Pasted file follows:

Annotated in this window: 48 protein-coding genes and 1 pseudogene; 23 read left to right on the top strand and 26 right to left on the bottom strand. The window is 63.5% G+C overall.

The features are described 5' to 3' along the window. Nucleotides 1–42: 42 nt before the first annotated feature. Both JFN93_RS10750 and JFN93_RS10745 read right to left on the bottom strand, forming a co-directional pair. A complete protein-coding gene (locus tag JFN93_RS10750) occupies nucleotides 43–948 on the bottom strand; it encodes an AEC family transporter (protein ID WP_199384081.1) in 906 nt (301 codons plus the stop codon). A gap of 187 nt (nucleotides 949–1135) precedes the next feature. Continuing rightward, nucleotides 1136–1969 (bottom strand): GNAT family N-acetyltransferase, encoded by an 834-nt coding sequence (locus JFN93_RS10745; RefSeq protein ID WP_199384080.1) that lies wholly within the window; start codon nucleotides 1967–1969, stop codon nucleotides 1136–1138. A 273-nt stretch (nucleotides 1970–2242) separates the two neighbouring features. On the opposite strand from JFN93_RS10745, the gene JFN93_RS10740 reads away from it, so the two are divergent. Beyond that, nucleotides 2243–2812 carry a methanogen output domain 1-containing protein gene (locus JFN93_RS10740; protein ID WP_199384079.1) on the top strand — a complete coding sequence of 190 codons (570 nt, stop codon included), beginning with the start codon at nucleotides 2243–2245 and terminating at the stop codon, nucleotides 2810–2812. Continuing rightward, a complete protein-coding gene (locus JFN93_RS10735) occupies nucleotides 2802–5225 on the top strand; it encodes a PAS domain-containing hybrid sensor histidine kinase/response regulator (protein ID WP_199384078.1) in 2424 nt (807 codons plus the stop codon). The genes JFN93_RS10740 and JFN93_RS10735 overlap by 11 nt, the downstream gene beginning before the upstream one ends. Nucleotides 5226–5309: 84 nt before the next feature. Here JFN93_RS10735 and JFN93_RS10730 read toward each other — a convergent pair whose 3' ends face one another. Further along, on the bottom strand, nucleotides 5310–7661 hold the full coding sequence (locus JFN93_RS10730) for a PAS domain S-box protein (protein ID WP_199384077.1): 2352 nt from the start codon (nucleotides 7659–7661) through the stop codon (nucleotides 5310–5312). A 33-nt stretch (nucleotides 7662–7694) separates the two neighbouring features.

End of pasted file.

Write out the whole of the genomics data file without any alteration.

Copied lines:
Annotated in this window: 48 protein-coding genes and 1 pseudogene; 23 read left to right on the top strand and 26 right to left on the bottom strand. The window is 63.5% G+C overall.

The features are described 5' to 3' along the window. Nucleotides 1–42: 42 nt before the first annotated feature. Both JFN93_RS10750 and JFN93_RS10745 read right to left on the bottom strand, forming a co-directional pair. A complete protein-coding gene (locus tag JFN93_RS10750) occupies nucleotides 43–948 on the bottom strand; it encodes an AEC family transporter (protein ID WP_199384081.1) in 906 nt (301 codons plus the stop codon). A gap of 187 nt (nucleotides 949–1135) precedes the next feature. Continuing rightward, nucleotides 1136–1969 (bottom strand): GNAT family N-acetyltransferase, encoded by an 834-nt coding sequence (locus JFN93_RS10745; RefSeq protein ID WP_199384080.1) that lies wholly within the window; start codon nucleotides 1967–1969, stop codon nucleotides 1136–1138. A 273-nt stretch (nucleotides 1970–2242) separates the two neighbouring features. On the opposite strand from JFN93_RS10745, the gene JFN93_RS10740 reads away from it, so the two are divergent. Beyond that, nucleotides 2243–2812 carry a methanogen output domain 1-containing protein gene (locus JFN93_RS10740; protein ID WP_199384079.1) on the top strand — a complete coding sequence of 190 codons (570 nt, stop codon included), beginning with the start codon at nucleotides 2243–2245 and terminating at the stop codon, nucleotides 2810–2812. Continuing rightward, a complete protein-coding gene (locus JFN93_RS10735) occupies nucleotides 2802–5225 on the top strand; it encodes a PAS domain-containing hybrid sensor histidine kinase/response regulator (protein ID WP_199384078.1) in 2424 nt (807 codons plus the stop codon). The genes JFN93_RS10740 and JFN93_RS10735 overlap by 11 nt, the downstream gene beginning before the upstream one ends. Nucleotides 5226–5309: 84 nt before the next feature. Here JFN93_RS10735 and JFN93_RS10730 read toward each other — a convergent pair whose 3' ends face one another. Further along, on the bottom strand, nucleotides 5310–7661 hold the full coding sequence (locus JFN93_RS10730) for a PAS domain S-box protein (protein ID WP_199384077.1): 2352 nt from the start codon (nucleotides 7659–7661) through the stop codon (nucleotides 5310–5312). A 33-nt stretch (nucleotides 7662–7694) separates the two neighbouring features.